Our vibrant rural hamlet, Taradale Victoria, is home to a small, dynamic community of farmers, entrepreneurs, business people, artists, writers, tree changers, commuters, retirees and more. Taradale Victoria offers a broad range of facilities, activities and community events for visitors and residents alike. As at the Census of 2016, Taradale Victoria has a population of 448.
Taradale Victoria is nestled in a picturesque valley of cleared farming land surrounded by native forests and dominated by the Taradale Viaduct, constructed in 1862. This former gold rush town and stopping point on the Calder Highway has a significant built historic legacy as well as the advantages of an idyllic and peaceful environment.
We are a vital community committed to pursuing a progressive and well-serviced future for our town whilst respecting and appreciating the history we are privileged to enjoy.
History of Taradale
The area of Taradale is Jaara country of the Dja Dja Wurrung community. In 1837 it was part of a 58,600 acre pastoral lease granted to Alexander Mollison. He named this run ‘Coliban’. Traffic from Melbourne to Bendigo passed through the Coliban run and crossed Back Creek at a small settlement of the same name which provided services to travellers. As traffic increased following the Forest Creek gold rush, Back Creek was renamed Taradale. By the late 1850’s, following the Taradale rush in 1856, the township population swelled to reach an estimated 2,500 but for most of its history Taradale’s permanent population was between 200 and 400.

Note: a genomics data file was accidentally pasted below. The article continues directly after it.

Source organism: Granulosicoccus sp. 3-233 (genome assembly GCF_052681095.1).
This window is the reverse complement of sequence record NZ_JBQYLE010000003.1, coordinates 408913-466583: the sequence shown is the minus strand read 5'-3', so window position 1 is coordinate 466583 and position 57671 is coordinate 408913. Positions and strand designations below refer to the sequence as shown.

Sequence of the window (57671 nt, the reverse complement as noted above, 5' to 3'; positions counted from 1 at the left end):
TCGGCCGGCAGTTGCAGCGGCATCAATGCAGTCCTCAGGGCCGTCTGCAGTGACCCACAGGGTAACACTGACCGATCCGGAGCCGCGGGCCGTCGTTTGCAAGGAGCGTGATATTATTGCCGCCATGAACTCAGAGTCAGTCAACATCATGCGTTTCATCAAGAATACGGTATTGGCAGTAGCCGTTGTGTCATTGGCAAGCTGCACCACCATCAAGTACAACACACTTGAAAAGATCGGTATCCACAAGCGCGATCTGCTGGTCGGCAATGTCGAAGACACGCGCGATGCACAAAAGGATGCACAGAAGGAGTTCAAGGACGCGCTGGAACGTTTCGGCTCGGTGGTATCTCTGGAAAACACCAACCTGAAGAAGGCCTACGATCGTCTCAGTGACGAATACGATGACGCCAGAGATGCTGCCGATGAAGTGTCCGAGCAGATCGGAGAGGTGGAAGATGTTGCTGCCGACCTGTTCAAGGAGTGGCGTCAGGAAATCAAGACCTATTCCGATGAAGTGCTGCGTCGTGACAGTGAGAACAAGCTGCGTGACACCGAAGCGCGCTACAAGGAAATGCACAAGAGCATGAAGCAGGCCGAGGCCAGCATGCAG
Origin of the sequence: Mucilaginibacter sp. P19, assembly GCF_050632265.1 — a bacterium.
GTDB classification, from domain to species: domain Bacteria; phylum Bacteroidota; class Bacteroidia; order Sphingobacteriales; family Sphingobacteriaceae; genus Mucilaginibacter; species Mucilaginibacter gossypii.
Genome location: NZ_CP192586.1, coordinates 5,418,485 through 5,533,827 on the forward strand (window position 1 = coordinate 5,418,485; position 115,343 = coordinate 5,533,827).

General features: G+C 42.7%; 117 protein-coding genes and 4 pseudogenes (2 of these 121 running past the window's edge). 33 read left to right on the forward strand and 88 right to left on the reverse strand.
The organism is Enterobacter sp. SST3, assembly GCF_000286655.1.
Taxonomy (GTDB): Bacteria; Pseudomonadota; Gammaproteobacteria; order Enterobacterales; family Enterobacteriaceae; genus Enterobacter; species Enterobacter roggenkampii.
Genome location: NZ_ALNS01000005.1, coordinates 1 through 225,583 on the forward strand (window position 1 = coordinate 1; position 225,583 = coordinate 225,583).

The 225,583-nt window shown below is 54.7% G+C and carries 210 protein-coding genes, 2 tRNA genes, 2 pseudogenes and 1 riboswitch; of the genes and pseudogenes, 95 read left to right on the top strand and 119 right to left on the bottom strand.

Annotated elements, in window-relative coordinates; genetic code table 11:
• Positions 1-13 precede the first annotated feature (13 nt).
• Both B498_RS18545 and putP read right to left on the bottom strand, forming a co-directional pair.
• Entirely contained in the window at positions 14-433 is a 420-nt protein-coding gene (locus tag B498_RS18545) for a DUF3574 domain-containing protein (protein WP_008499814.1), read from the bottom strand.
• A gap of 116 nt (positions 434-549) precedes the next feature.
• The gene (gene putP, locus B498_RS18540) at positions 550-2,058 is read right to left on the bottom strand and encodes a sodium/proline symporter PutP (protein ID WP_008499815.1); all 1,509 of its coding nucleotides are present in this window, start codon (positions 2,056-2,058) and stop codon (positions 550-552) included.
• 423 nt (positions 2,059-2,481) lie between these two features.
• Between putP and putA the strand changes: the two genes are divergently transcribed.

In addition to gold mining, the main industries in Taradale Victoria have historically been farming and providing services to travellers. The last operating mine in Taradale closed in the 1960’s. The Calder Highway ceased to be the main arterial from Melbourne to Bendigo in 2009 with the opening of the Calder Freeway to the east of the town. Mixed farming is still pursued in the area as well as hobby farming, stone quarrying and boutique wine and food production.
The peaceful idyllic surrounds, described in an 1865 Argus as ‘…the most varied and beautiful on the whole line of the Melbourne and Mt Alexander Road’, have become a popular retreat from the city as well as a haven for artists and commuters who are convenient one hour journey from Melbourne.
We acknowledge that Taradale is on Jarra Country of the Dja Dja Wurrung Community. We acknowledge through the Taradale community that their forebears are the traditional owners of the Taradale area and have been custodians for many centuries and have performed age old ceremonies of celebration, initiation and renewal. We acknowledge their living culture and their unique role in the life of this region.
TARADALE BY TRACK & TRAIL